I'm optimistic about the requirement of electronic medical records, even though there's lots of grumbling about them. I think they can and will help patients and their care providers do better. First, let's get off the paper.  

Inoculate Yourself with Information

It all started with a conversation with my gynecologist....about Ebola. We talked late in 2014 in about how people we completely terrified about the Ebola outbreak and didn't seem to remember much about the basics of infectious disease. She said "Someone should write something about this for the general public." I agreed. Then I realized she meant me. 

So I wrote a story about this for the magazine I write for, The Health Journal, and then got an invitation to speak at The College of William and Mary about the topic. Unfortunately, we got snowed out that spring, and by the time I presented in the fall...no one seemed to care about Ebola. It didn't become an epidemic in the US.

But, luckily by that time, I was smart enough to add a virologist to my presentation, Dr. Kurt Williamson from William and Mary. He handled the virus and infection specifics, and I talked about how important it is to consume health information with a skeptical mind. It was a great chance to clarify some concepts for the general public, and for me, too!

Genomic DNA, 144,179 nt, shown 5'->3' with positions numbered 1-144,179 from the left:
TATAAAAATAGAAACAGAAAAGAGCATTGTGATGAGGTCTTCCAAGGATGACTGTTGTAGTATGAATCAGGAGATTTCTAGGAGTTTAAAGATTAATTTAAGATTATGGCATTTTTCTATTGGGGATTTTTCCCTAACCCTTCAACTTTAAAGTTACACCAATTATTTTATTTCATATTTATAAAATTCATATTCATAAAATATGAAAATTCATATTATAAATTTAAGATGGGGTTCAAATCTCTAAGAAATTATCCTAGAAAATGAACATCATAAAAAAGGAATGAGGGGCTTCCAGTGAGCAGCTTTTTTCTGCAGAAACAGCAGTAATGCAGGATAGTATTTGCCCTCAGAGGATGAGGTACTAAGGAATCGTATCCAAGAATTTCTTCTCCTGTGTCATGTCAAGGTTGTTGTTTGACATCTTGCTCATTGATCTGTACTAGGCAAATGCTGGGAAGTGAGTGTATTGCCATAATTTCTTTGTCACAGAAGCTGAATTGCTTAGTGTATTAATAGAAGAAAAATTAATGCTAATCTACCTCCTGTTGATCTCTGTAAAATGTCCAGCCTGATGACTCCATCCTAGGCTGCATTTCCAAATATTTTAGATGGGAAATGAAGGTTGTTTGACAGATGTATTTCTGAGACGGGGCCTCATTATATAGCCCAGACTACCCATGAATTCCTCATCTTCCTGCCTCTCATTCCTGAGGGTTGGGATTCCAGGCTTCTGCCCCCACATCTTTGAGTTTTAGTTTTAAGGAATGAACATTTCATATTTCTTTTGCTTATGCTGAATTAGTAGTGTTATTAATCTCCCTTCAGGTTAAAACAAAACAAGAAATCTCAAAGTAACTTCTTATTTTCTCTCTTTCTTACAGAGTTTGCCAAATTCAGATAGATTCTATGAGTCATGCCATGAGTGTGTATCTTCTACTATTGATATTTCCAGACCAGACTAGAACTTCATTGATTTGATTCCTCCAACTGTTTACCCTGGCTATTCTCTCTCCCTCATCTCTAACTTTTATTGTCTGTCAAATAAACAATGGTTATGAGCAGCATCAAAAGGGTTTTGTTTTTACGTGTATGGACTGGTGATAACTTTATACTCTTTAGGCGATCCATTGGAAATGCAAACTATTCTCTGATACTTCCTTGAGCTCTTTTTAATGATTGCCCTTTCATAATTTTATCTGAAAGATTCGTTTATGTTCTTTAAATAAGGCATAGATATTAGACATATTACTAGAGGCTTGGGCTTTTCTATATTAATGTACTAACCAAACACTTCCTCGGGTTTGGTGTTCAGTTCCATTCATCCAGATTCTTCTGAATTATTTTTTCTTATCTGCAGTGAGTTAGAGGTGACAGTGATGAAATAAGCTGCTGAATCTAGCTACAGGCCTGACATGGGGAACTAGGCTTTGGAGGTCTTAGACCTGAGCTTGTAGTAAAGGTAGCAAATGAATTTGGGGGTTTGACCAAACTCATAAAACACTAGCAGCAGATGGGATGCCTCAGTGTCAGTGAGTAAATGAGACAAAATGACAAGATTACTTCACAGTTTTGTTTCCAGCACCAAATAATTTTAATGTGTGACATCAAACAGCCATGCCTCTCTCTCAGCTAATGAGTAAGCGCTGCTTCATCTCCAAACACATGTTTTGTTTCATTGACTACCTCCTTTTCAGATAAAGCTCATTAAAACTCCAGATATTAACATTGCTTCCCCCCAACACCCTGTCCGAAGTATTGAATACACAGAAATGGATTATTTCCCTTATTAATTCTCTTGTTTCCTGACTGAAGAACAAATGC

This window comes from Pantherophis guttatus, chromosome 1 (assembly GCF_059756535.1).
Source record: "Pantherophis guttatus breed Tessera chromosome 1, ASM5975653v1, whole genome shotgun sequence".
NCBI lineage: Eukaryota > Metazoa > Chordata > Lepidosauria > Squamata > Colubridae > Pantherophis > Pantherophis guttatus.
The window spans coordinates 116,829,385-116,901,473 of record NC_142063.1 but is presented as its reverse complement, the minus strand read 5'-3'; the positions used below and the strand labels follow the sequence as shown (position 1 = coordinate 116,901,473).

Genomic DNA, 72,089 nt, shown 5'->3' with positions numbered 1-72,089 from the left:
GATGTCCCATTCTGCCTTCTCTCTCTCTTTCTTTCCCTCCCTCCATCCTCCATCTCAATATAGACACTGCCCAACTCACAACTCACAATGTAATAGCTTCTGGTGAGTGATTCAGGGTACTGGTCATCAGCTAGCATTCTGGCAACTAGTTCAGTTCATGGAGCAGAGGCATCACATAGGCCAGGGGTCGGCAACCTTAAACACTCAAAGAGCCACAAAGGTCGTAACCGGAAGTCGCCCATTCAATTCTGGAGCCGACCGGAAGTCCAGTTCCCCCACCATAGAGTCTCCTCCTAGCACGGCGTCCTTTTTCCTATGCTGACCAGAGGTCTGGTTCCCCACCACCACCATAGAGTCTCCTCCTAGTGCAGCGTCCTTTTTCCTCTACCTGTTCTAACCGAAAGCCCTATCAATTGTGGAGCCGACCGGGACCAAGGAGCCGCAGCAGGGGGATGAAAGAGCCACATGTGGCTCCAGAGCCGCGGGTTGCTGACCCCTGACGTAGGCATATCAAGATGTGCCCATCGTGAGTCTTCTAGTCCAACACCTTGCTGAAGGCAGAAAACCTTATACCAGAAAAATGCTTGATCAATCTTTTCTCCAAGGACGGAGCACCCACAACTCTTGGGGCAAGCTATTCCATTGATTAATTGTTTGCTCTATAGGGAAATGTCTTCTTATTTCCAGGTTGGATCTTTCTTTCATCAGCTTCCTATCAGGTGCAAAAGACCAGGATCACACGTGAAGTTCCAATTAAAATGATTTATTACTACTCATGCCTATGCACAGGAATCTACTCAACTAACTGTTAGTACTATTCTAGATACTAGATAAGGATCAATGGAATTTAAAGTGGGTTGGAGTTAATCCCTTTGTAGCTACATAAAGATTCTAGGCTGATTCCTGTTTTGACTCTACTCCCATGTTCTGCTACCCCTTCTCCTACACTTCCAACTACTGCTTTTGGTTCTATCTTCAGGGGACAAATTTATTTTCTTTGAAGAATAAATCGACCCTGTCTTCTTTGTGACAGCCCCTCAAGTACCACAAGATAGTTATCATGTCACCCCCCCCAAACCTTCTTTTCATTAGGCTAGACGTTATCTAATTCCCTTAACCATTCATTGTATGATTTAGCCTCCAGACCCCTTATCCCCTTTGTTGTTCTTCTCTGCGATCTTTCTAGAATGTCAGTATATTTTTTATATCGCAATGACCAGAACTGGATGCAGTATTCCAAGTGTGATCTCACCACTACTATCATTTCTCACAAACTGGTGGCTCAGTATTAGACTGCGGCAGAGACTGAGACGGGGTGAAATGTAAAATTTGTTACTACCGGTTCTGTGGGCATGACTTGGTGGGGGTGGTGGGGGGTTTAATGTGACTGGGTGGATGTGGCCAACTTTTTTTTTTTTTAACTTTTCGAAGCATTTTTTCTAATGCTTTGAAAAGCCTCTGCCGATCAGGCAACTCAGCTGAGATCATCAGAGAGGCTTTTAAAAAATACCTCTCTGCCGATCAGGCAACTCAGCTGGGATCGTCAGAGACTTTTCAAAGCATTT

Entrepreneurship -- Hard to Spell, Hard to Do

I never thought I'd be an entrepreneur.

I still need to check my spelling on it -- there are a lot of e's!

Given that no one in my immediate family had ever started their own business, it was a little foreign to suddenly be able to just do it. Say I was starting a business, and do it. And, it's a little addicting. I am decisive, and there are a lot of decisions to be made. I'm a promoter, and that's always a plus, for me and my clients.

But it can be overwhelming just how many choices there are to made every day. That's why getting together with other entrepreneurs is great. They get it. We're all busy. We're all juggling priorities. I'm excited about going to a coworking meet up today, and I'm always excited to see small business owners at the Cobblers' Collective, the group that meets weekly at Work Nimbly.